During his time as band director, White kept numerous files on students he had suspended from the band for hazing. He has said he did everything in his power to stop it. But  he admitted that some of the students he suspended from the band for hazing, he also let back in.

“And sometimes, I have made an exception. I believe in the character of the student and I allow the student to come back. 98-percent of those students given a second chance,did well. A very small percentage, the second-chance didn’t help," White said in an interview he gave with news reporters in Tallahassee in December,

Thirteen people are facing hazing charges in the Champion case.  Three of them were not enrolled at the university at the time of his death. Four were Champion’s fellow drum majors. The FAMU board of trustees has scheduled a meeting for Monday to discuss the band program. University system Chancellor Frank Brogan has written a letter to the university, requesting the band remain suspended.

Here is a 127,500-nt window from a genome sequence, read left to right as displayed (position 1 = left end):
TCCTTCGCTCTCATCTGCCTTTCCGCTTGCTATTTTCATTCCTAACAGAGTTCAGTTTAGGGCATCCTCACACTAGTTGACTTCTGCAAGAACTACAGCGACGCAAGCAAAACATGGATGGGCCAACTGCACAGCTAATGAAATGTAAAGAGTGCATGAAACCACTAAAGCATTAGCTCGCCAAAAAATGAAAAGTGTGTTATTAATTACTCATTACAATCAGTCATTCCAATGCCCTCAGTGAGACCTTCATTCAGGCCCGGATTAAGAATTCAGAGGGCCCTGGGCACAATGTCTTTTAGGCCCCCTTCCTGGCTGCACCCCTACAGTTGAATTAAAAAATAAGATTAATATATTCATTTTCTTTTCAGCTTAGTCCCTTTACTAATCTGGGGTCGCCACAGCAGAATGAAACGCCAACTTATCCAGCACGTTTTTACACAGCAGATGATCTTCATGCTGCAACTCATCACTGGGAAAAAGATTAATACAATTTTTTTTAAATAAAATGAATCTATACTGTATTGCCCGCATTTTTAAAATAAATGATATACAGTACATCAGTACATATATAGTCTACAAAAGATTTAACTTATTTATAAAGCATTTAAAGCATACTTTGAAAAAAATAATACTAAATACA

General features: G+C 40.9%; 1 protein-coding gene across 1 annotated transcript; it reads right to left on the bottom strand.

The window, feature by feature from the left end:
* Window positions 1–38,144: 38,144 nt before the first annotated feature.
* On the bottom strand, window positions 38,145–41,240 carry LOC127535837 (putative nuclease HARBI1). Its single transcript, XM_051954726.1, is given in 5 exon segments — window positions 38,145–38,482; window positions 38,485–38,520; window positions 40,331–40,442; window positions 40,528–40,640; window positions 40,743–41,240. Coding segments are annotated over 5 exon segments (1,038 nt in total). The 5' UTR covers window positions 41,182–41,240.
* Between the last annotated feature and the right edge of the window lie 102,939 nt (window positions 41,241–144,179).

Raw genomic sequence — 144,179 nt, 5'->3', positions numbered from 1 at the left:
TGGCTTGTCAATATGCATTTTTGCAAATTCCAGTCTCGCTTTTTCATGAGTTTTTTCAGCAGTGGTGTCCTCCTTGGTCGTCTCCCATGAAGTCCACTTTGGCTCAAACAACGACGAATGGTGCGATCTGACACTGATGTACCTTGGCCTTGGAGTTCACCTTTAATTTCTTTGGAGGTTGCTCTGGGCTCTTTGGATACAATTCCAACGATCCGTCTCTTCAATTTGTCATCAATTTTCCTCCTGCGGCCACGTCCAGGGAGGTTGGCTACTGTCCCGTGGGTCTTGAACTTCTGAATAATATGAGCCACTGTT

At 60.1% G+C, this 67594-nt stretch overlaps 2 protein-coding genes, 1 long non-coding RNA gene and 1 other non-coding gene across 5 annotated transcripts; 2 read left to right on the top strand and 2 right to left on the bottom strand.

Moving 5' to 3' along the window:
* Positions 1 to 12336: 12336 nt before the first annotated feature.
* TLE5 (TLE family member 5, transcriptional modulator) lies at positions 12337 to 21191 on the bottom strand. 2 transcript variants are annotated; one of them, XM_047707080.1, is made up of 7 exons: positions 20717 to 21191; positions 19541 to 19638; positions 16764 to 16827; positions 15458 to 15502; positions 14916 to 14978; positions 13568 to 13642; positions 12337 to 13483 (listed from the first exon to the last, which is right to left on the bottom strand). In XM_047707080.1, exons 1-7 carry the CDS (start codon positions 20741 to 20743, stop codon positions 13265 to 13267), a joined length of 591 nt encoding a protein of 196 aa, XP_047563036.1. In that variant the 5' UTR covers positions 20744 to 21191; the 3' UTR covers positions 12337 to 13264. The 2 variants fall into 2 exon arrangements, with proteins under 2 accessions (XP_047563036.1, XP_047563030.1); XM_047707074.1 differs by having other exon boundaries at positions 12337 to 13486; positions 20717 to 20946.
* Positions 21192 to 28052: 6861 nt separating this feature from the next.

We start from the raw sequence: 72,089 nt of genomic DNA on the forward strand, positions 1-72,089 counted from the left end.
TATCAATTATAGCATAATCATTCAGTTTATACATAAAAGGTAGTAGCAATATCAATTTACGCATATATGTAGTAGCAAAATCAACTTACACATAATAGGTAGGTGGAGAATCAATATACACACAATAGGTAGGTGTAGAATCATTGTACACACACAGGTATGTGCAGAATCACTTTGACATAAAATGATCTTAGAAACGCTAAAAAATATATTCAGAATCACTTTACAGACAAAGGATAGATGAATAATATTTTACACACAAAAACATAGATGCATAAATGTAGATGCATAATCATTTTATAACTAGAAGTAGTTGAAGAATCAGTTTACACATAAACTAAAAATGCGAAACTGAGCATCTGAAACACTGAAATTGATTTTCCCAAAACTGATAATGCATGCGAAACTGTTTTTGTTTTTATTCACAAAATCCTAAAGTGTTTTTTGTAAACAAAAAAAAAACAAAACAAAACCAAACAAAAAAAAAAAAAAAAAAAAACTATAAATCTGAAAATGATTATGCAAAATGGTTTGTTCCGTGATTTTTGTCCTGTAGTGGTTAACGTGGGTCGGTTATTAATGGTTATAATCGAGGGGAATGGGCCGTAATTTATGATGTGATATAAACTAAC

Below is the statement from Dr. White's attorney, Chuck Hobbs:

“Dr. White remains a loyal FAMU Rattler and wishes his alma mater continued success in the future. He looks forward to spending more time with his family.”

 

More on Dr. Julian White, from the Law Office of Chuck Hobbs:

Dr. White has been a proud FAMU Rattler for more than half a century, first as a student member of the marching band, and later as a drum major of the world-renowned Marching 100.  A 1963 graduate, Dr. White returned to his alma mater 1973 after a successful stint as a high school band director. Dr. White was associate professor and associate director of bands from 1973-1997. Dr. Julian E. White, a tenured and Distinguished Professor of Music, who has served as Chairman of the Music Department and Director of Bands, including the wind ensemble, symphonic and concert bands, as well as the world-famous Marching 100 since 1998.

For a period of ten years, he served as drill designer for the McDonald’s All-American High School Band with appearances at Macy’s Thanksgiving Parade in New York City, the Tournament of Roses Parade in Pasadena, California and the Fiesta Bowl in Phoenix, Arizona.  His drills have been featured in performances on all major television networks, and the Bastille Day Ceremony in Paris, France.